Despite the current government focus on flexible working, most employers are still fixated on staff working together in a communal office. However, after asking people the same question for ten years – “where do you need to go in order to get something done?” – Fried, the co-founder of 37signals, found that very rarely did “the office” pop up.
“Here’s a sampling of what I’ve heard before,” he said. “Most often you’ll hear stories of how staff found their productivity peaks while on a porch, a deck or even the kitchen. Sometimes I’ve heard mention of an extra room in the house, a basement, a coffee shop and the library. I’ve even heard about people working during their commute – on the train, plane or car. A select few simply say, ‘Well, it doesn’t really matter where I am, as long as it’s early in the morning, late at night or over the weekend.’ But does anyone ever mention an office? Once in a blue moon.”
What irks him about his findings however, is how much businesses are spending to create the perfect environment. While not every company has the budget to offer Google style offices, bosses have still made it their mission to find some way to boost productivity, whether it be a free lunch or an extra day off work. But that doesn’t matter at all, Fried said, if no one’s going to be doing any work there. Apparently, if you dig deep enough though, you find that employees basically trade in their work day for a series of “work moments”.
“It’s like the front door of the office is a shredder because you have 15 minutes here and 30 minutes there,” he said. “Of course something else always happens and you’re pulled away from work, then you’re back for 20 minutes before it’s time for lunch. Then you’ve got 15 minutes to yourself before someone pulls you aside and asks you a question. Before you know it, everyone’s leaving the office and when you look back on the day, you realise that you didn’t get any meaningful work done.”
How to create a motivated and productive workforce:
When you think about it, how creative can someone truly be in 15 minutes? You might have a quick idea, but in order to be in deep thought about a problem you need long stretches of uninterrupted time. And even though the work day is typically eight hours long, how many people have ever had that much time to themselves at the office? What about four hours? This is what Fried touched on when he suggested there was a reason why people chose to do work at home, or even go to the office early in the morning or late at night when no one’s around.
“This phenomenon of having short bursts of time to get things done reminds me of another thing that doesn’t work when you’re interrupted, and that is sleep,” he said. “I think sleep and work are very closely related as the two are phase-based events. Sleep runs in five phases and in order to get to the really meaningful ones, you have to go through the early ones. If you’re interrupted you don’t just pick up where you left off though – you have to go back a few phases and start again.”
You get the gist of how the example relates to the business world.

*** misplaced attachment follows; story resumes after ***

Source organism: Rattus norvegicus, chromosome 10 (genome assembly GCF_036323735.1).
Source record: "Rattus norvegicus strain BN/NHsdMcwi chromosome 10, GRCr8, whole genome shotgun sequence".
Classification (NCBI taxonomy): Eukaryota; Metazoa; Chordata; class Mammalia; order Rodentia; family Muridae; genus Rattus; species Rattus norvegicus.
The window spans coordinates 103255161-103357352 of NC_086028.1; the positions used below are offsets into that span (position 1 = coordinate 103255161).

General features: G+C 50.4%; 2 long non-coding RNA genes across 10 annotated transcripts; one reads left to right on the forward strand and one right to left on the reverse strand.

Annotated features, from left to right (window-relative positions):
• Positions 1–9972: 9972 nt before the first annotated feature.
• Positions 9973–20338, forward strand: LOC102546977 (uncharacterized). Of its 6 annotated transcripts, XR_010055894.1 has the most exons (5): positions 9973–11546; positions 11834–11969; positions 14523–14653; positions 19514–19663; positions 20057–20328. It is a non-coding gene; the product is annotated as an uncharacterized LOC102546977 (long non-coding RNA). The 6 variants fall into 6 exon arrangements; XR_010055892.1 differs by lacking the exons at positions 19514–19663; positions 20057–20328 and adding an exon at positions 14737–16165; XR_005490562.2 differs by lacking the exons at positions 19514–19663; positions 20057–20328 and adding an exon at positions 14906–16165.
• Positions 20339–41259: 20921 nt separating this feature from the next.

Fried suggested that while managers and bosses would have you think the real distractions at work were the likes of Facebook and Twitter, such platforms were just modern-day smoke breaks. No, the real problems, Fried claimed, were what he called the M&Ms – managers and meetings.
“Managers are basically people whose job it is to interrupt people,” he said. “While making sure everyone does their work, they’re actually causing interruptions. But what’s even worse is when managers call meetings – they’re toxic, terrible, poisonous things. We all know this to be true, and you would never see a spontaneous meeting called by employees. It doesn’t work that way. The manager calls the meeting so the employees can all come together, but what are the chances that all those people were ready to stop?
“Essentially, meetings also procreate. One meeting tends to lead to another meeting, which leads to another. Companies often think of a one-hour meeting as a one-hour meeting, but that’s not true unless there’s only one person. If there are ten people, it’s a ten-hour meeting. It’s ten hours of productivity taken from the rest of the company, which probably could have been handled by two or three people talking for a few minutes.”
As such, Fried offered some suggestions to remedy the situation. The first is simple: “No-talk Thursdays.” Pick one Thursday once a month where nobody in the office is allowed to speak. Just silence, that’s it. And what you’ll find is that a tremendous amount of work gets done – we think, has anyone actually tried it? This will give people time to actually get stuff done. Giving someone four hours of uninterrupted time is the best gift you can give anybody at work, apparently. Fried suggested it was even better than a computer, new monitor or better software.
Another thing you can try is switching from active communication, such as tapping people on the shoulder and saying hi to them, as well as having meetings, to using email and instant messaging instead.
Alternatively, you could use a completely radical approach. Ricardo Semler, the former president of Semco, revealed how he turned the company into a success by standing the conventional corporate rulebook on its head.
Necessary cookies are absolutely essential for the website to function properly. This category only includes cookies that ensures basic functionalities and security features of the website. These cookies do not store any personal information.
Any cookies that may not be particularly necessary for the website to function and is used specifically to collect user personal data via analytics, ads, other embedded contents are termed as non-necessary cookies. It is mandatory to procure user consent prior to running these cookies on your website.